Curaleaf Dispensary Worker in Gilbert Fired Over Unionizing Effort

Marijuana bidder Anissa Keane tried to get a union contract at her pharmacy in the Phoenix metro, but lost her job instead.

The 28-year-old wants his job back at the Curaleaf Dispensary in Gilbert and has an open case to do just that with the federal agency overseeing workers’ rights against the country’s largest marijuana dealer.

The Sun City resident filed a complaint with the National Labor Relations Board in October 2020, arguing that she was fired for organizing her colleagues on the job.

Curaleaf, a listed company based in Wakefield, Massachusetts, denied allegations that the former employee was fired for union efforts.

Keane said she was surprised her tenure at the company would be cut and efforts made to improve working conditions.

“We were not making a reasonable salary,” she said.

Marijuana bidders, who are retailers selling potty products to both patients and recreational users, earn an average of $ 14 an hour in Arizona, about $ 2 above the minimum wage, according to the wage crowdsourcing website Glassdoor.

Unlike most other retail stores, where the average receipts per. customer is under $ 100, the cost of smoking marijuana flower can be hundreds of dollars for the customers. And it typically requires making a lot of changes in cash.

Keane said she felt most of her colleagues were in favor of union, but fear was a motivating factor when it came to signing the petition.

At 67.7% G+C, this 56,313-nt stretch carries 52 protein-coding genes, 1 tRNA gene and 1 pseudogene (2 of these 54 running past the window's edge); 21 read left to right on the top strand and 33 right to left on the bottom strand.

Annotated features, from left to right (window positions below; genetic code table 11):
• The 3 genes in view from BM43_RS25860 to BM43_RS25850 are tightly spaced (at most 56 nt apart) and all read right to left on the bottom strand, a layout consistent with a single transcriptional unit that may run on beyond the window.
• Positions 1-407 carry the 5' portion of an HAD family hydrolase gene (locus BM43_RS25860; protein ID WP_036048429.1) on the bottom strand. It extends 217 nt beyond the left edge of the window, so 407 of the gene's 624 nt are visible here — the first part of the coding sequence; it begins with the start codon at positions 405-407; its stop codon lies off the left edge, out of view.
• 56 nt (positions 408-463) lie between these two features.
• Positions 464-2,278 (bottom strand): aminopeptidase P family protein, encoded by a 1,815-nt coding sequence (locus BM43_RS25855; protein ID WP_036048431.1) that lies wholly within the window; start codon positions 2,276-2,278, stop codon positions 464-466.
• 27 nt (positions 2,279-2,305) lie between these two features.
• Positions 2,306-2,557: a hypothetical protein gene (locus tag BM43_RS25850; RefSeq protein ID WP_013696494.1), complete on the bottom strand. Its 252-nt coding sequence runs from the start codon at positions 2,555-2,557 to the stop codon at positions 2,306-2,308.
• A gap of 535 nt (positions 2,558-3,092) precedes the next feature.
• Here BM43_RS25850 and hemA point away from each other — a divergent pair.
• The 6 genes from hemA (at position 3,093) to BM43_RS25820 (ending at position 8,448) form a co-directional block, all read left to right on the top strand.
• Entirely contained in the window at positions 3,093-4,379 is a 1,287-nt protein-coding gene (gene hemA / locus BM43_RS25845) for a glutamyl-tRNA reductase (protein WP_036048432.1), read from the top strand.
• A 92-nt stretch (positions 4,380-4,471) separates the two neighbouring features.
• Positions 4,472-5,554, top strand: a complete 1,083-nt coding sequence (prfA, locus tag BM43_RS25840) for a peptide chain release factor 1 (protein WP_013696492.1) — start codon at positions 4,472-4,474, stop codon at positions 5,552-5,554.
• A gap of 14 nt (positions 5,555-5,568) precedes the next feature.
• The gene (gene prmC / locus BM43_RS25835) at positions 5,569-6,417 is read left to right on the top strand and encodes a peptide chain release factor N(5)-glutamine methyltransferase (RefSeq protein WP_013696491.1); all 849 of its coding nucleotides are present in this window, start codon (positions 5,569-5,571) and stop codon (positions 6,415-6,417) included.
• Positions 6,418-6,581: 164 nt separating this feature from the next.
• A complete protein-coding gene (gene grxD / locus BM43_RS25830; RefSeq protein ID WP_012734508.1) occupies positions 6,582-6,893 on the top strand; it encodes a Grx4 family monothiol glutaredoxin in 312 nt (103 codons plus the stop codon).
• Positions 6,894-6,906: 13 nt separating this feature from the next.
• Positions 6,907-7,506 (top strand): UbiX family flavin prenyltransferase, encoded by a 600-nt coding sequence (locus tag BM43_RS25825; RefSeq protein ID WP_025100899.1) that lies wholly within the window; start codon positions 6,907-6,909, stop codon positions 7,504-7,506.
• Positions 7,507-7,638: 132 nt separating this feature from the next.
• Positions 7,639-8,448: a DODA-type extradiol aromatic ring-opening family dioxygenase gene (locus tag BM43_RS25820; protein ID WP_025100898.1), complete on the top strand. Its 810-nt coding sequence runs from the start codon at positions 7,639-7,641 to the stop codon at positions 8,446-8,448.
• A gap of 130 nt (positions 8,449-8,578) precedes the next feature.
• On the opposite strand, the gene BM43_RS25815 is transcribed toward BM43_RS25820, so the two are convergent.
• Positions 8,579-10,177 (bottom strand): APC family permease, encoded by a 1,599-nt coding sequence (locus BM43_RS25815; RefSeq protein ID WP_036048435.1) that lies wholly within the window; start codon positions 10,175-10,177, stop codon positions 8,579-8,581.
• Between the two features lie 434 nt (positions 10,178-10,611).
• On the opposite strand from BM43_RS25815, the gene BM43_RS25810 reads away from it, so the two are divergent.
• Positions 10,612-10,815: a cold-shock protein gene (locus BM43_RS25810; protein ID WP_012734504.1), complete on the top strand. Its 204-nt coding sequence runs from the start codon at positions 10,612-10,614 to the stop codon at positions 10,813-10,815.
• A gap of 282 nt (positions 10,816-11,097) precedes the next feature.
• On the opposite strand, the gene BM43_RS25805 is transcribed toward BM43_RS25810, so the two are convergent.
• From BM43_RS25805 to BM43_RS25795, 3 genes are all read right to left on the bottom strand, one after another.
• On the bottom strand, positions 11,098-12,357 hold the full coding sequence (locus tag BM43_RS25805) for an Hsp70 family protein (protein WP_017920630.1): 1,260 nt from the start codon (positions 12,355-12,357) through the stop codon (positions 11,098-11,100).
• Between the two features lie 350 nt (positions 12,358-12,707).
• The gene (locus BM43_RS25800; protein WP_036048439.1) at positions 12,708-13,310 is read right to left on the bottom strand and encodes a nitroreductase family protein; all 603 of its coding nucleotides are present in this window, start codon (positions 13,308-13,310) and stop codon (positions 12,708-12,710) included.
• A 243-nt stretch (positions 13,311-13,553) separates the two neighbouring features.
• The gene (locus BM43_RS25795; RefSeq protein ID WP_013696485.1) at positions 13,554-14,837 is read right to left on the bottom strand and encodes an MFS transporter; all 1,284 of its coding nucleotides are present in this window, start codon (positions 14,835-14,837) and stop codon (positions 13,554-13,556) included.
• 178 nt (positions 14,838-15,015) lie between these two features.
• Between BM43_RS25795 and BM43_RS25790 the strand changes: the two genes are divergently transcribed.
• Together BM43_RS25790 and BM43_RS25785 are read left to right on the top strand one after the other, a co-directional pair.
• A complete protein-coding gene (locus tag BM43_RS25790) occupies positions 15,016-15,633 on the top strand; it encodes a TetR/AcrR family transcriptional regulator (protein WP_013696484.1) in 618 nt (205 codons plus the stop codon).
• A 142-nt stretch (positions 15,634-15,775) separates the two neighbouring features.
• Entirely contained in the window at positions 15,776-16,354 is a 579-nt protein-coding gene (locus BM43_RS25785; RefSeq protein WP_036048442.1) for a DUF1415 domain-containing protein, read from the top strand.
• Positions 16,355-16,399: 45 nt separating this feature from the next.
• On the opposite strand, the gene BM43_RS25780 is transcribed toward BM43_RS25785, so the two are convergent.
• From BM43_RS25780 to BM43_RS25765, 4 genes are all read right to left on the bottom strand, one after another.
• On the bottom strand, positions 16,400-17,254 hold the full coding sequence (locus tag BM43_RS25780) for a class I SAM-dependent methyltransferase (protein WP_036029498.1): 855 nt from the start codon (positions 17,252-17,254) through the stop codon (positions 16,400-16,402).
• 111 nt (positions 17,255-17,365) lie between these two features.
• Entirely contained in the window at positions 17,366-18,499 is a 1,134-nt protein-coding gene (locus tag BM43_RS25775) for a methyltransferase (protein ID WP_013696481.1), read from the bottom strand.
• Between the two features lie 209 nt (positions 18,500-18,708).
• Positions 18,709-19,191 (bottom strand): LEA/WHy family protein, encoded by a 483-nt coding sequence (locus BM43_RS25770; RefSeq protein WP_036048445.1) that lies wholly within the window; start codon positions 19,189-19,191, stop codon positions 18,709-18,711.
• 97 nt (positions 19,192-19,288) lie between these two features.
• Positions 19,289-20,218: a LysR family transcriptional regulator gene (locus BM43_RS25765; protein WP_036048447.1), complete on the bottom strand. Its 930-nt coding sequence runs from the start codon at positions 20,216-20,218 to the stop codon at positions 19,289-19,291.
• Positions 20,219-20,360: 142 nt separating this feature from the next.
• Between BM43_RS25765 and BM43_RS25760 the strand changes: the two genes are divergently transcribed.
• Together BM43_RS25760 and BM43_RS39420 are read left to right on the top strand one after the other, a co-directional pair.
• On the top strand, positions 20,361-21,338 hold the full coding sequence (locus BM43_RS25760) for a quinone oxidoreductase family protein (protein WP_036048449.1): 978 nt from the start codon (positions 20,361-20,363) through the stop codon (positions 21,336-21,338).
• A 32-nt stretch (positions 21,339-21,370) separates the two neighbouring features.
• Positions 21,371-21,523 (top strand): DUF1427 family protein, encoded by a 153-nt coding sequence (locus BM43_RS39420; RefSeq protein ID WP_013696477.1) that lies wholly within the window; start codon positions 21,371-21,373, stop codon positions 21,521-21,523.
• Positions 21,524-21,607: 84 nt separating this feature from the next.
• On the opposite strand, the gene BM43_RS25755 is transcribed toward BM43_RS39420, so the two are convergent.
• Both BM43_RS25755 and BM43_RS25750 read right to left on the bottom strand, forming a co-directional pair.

“They were just afraid of losing their jobs when Curaleaf found out,” she said.

If Keane wins the administrative case, she could get her job back and continue to organize.

Curaleaf Arizona President Steve Cottrell declined to comment until the federal administrative judge has decided the case.

The Gilbert Dispensary staff member contacted United Food and Commercial Workers Union Local 99 in Phoenix for assistance.

The cannabis workers industry is also unionizing in California. Employees from a place in Adelanto, owned by Israeli-run Tikun Olam, ratified their first contract with the International Brotherhood of Teamsters last month.

“I was interested in bringing this energy to Arizona,” Keane said.

The goal of a union is to get better hourly wages and benefits, and to have more control in the workplace – topics at the forefront during a global health pandemic like COVID-19. As the marijuana industry matures and grows as part of the overall economy, union efforts pick up speed.

“It’s a burgeoning industry and there’s a sense that a lot of profits are being made and it could and should be shared more with the workers,” said Michael Selmi, a work economist at Arizona State University with expertise in cannabis. industry.

Ironically, Arizona dispensers should be non-profit entities, voters decided.

Curaleaf operates nine locations across the valley with locations in Phoenix, Glendale, Gilbert and Youngtown. It has more than 100 operations nationwide.

The company has a track record of violating federal labor laws, according to legal applications. It interrogated, fired, and again responded to employees after they professionally organized its Hanover, Massachusetts, location in June 2020 labor board documents show.

Administrative Judge Ira Sandron at the NLRB ruled a year later that Curaleaf could not interfere in the employees’ organizational efforts.

Curaleaf was forced to post messages detailing that union efforts are legal, the judge ruled.